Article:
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Editorial: Six Californias campaign was chance to look at disparity in state

The effort to break up California into six states suffered a major setback last week when the secretary of state’s office said the initiative didn’t qualify for the ballot. A blow, for sure, but not necessarily the fatal one that its opponents have been crowing about all weekend.

That will ultimately depend on whether Silicon Valley venture capitalist Tim Draper is willing to invest more money to qualify a ballot measure for 2016. He has spent about $5 million to get this far.

It’s his money, of course, but we can’t help but feel bad if the “Six Californias” proposal dies before it get a vigorous public airing.

Although this is a classic example of how the state’s initiative process is flawed, we were looking forward to the campaign because it would have provided the perfect platform for a little healthy introspection.

We got a glimpse of how that discussion might go in the nonpartisan Legislative Analyst’s Office examination of the proposal. In a nutshell: Rich California would get richer and poor California poorer. One of those six Californias would be the wealthiest state in all the United States; another, the poorest.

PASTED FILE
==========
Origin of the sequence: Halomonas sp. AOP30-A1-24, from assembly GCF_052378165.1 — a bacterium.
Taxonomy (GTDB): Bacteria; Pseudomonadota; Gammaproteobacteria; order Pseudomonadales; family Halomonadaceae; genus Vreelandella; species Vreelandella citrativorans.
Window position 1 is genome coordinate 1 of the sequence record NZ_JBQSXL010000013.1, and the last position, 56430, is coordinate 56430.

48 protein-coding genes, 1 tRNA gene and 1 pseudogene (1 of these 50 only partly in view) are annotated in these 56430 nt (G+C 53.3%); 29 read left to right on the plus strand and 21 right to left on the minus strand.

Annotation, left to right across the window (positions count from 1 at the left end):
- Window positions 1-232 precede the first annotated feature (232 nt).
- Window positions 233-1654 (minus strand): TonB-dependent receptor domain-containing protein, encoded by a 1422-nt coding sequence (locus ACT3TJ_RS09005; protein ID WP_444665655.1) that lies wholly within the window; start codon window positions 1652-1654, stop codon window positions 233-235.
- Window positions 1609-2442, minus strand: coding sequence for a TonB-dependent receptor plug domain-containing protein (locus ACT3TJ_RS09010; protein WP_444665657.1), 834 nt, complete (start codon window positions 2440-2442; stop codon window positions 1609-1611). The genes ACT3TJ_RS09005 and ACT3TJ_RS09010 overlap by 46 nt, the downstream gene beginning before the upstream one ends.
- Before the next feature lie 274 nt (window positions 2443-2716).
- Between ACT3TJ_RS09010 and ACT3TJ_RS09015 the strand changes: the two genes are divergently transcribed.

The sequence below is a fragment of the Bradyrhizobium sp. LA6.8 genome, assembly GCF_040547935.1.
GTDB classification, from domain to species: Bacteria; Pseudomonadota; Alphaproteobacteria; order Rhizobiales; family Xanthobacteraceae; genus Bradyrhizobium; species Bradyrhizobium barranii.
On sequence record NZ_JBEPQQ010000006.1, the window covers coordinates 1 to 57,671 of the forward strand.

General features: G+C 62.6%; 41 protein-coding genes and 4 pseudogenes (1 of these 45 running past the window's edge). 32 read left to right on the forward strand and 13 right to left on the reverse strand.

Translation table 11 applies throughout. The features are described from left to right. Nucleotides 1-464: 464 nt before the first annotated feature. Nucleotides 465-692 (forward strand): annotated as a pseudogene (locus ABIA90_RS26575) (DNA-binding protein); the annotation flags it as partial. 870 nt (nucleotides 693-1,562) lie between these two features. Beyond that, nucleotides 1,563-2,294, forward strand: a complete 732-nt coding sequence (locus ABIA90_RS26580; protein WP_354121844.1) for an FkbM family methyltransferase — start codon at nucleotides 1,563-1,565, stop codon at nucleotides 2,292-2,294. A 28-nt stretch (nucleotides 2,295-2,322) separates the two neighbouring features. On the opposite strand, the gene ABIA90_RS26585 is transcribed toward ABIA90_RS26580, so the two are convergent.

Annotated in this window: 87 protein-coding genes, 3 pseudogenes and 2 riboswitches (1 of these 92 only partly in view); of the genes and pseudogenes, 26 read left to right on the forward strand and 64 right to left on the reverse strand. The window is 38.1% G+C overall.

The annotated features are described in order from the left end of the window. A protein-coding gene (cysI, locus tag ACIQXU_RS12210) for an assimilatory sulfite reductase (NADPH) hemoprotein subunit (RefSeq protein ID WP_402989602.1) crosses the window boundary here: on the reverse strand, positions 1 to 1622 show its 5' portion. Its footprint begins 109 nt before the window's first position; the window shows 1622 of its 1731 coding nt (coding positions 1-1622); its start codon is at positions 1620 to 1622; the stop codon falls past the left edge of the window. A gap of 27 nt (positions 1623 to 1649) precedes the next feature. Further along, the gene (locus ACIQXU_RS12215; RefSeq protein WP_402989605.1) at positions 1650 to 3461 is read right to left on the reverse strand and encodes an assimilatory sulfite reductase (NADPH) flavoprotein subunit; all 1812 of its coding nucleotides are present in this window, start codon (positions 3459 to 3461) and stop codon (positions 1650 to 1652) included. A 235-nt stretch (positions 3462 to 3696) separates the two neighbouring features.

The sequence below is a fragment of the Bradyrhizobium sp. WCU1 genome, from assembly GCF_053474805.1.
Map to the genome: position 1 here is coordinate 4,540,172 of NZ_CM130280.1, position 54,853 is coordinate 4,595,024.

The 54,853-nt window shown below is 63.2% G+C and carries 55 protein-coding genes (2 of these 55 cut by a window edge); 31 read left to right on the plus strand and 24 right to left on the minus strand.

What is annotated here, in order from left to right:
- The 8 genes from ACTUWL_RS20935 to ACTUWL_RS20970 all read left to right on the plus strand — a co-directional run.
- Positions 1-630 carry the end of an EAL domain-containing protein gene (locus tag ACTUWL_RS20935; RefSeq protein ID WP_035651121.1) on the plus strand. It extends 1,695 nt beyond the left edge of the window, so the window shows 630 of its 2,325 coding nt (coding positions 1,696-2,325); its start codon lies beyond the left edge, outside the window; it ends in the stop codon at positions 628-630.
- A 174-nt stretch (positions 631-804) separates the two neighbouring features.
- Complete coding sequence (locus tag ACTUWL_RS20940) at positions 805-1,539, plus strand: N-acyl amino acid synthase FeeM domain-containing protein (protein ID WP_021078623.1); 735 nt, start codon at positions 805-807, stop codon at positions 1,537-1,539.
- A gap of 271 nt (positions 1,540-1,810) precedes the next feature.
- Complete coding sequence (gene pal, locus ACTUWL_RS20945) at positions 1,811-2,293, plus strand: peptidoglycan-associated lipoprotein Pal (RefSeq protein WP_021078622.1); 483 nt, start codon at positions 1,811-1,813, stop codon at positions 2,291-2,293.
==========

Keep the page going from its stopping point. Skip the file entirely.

Only Mississippi, the current bottom-place holder, would be rooting for that scenario.

The campaign also would have spotlighted the unequal division of assets and liabilities. Central California, the poorest state, would have three times as many prisons as anywhere else and a fraction of the institutions of higher education.

Central California would lose Sacramento and one of its great natural resources, the Delta, which it might have been able to use to leverage income from the richer states of South California and West California.

It would be charitable to call the “Six Californias” proposal a long shot. But then, most revolutionary ideas were considered loopy at one point.

If Draper managed to get it back on the ballot and eke out a victory, it still would have to be ratified by Congress. Can you imagine a GOP-controlled House approving a plan that would give liberal California more senators?

Draper’s team is challenging the secretary of state’s pronouncement that the measure won’t qualify based on a random sampling of the 1.37 million signatures turned in this summer. The measure needs 807,615 valid signatures. He might sue. He also could start gathering signatures again.

No one would blame Draper if he decides to keep his money and let “Six Californias” expire. And there’s still a chance we’d get a shot at that same conversation if residents in Northern California pursue a proposal to split off from liberal California to form a conservative mecca called “Jefferson.”

They might have a better shot at secession than would Draper. Usually, breakup ideas originate from a tax-donating rich region trying to slough off tax-revenue-sucking poorer ones to keep its money and its assets for itself.

Jefferson, as envisioned by “Six Californias,” would have the second-lowest per capita income, behind Central California and the lowest sales tax base.

Once voters figure out that they can’t tap sales in wealthy Palo Alto or Beverly Hills to pay for schools, they might be less enthusiastic about life in a separate but unequal state.

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